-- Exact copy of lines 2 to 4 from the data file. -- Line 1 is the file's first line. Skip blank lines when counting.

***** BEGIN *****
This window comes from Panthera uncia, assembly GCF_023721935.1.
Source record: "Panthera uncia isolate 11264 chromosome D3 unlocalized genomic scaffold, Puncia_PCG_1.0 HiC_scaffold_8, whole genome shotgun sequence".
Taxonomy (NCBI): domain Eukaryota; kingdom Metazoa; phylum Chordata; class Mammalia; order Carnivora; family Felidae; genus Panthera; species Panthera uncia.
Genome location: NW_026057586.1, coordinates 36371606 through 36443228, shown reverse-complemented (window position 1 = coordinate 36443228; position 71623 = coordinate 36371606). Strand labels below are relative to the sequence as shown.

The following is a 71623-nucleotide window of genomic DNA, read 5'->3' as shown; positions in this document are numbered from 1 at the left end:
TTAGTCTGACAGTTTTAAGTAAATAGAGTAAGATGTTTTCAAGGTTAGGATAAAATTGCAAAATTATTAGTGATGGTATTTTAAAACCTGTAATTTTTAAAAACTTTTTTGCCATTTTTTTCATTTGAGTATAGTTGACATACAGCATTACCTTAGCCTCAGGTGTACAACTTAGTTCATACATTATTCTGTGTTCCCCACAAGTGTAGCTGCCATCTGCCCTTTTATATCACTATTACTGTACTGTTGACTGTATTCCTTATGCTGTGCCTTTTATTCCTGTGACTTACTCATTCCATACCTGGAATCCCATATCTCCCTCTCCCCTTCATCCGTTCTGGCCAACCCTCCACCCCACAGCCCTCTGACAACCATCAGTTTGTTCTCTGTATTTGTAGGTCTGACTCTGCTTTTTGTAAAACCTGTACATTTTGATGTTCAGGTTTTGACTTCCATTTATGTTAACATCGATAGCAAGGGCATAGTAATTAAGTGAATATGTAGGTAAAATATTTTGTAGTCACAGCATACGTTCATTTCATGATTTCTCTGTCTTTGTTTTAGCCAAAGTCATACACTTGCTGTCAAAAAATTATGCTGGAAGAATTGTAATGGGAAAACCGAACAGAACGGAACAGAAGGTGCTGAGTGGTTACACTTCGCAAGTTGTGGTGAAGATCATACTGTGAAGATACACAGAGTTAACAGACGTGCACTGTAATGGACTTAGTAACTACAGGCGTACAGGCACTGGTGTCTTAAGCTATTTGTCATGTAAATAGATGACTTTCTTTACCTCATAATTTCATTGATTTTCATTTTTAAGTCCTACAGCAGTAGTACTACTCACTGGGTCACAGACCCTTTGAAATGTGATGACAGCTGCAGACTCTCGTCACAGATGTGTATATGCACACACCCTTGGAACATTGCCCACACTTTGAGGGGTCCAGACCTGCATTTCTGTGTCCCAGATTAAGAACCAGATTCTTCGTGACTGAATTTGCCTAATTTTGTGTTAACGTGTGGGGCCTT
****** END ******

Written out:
Source record: "Panthera uncia isolate 11264 chromosome D3 unlocalized genomic scaffold, Puncia_PCG_1.0 HiC_scaffold_8, whole genome shotgun sequence".
Taxonomy (NCBI): domain Eukaryota; kingdom Metazoa; phylum Chordata; class Mammalia; order Carnivora; family Felidae; genus Panthera; species Panthera uncia.
Genome location: NW_026057586.1, coordinates 36371606 through 36443228, shown reverse-complemented (window position 1 = coordinate 36443228; position 71623 = coordinate 36371606). Strand labels below are relative to the sequence as shown.